The industrial complex of Nuevo Baztán was founded, with the arrival of the Borbón dinasty, at the beginning of the 18th century (1709-1713) by the navarre Juan de Goyeneche, with the purpose of setting the Colbertian theories inside a real enterprise. Colbertism was born in France in the previous century and quickly spread through several european countries.
The palatial complex was declared Historic Artistic Monument in 1941, and was property of different owners over the centuries. The 26th of February of 1980 it was also declared Place of Historic-Artistic Interest, and then, in March of 2000, it was declared Place of Cultural Interest. The 5th of April of 1989 it was finally donated to Madrid Regional Government.
THE URBAN COMPLEX
The small city created by Goyeneche and the architect José de Churiguera was conceived as an urbanistic unit. It was developed around the main buildings, namely the palace and the church.
Its urban structure is reflected in the distribution of the streets in connection with the road to Alcalá, one of the most important roads of the area. The complex features an orthogonal design, givig shape to six blocks. Churriguera found the perfect way to structure the settlement, creating an schema which relies on the palace, the church and the main manufacturing buildings.
Three squares structure and arange the complex. Around them, Churriguera used a classical orthogonal distribution, ensuring an organized development. This kind of structure allows an easier distribution of activities and inhabitants.
Through this planning, Goyeneche achieved two goals, being one a good working distribution and the other social stability.
THE PALACE AND THE FACTORIES
The palace, the church and the village were builded with limestone. There can be appreciated the baroque constants of Churriguera: a central building which represents the core from where the complex is dominated. There converge squares, buildings and streets joined through a straight layout.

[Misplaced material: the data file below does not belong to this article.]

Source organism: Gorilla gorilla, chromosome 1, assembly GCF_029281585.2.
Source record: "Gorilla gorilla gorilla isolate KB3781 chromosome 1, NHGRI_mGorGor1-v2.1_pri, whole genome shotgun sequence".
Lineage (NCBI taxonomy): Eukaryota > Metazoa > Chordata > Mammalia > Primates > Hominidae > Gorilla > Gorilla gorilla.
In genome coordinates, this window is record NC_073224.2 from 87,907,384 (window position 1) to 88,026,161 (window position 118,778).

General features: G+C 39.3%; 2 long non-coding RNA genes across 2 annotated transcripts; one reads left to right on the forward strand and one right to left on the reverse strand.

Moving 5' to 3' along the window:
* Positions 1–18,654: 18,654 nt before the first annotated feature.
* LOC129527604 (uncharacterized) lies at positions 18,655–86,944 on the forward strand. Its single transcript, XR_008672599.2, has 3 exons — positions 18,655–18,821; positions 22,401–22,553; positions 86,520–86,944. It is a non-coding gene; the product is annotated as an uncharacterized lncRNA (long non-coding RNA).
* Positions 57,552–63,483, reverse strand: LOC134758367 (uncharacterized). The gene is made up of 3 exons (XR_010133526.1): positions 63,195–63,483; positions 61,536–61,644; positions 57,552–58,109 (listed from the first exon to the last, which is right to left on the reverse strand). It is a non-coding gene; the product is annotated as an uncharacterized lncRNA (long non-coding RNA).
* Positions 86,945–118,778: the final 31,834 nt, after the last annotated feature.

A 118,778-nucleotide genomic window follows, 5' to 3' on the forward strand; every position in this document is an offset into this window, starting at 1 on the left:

Palace and church are the body and soul of Nuevo Baztán, being the true heart of the project. Both buildings form one block, joined by one of the towers of the complex, providing also internal communication between them, but their external appearance is completely different. The complex is completed by the Senior officers’ lodgings., Several structures were added over the years, such as the wine cellar, the market, the straw loft, the carriage houses, the mill and other buildings destinated to the palace administrators.
The contrast between palace and church is shown in ornamental elements which reveal the desire of integration while keeping two different structures. The main streets of the place depart from the palace, which volume is notable from every square. The three squares of the village are connected, showing little differences due to their usage.
The Church Square, just opposite to the Palace main entrance, preserved its original baroque look until 19th century, framing the view over the church and the palace. On one side of it dwells the Market Square, having a simple arcade, now lost, which gave access to the commercial building and to the Festivity Square, true core of the original settlement.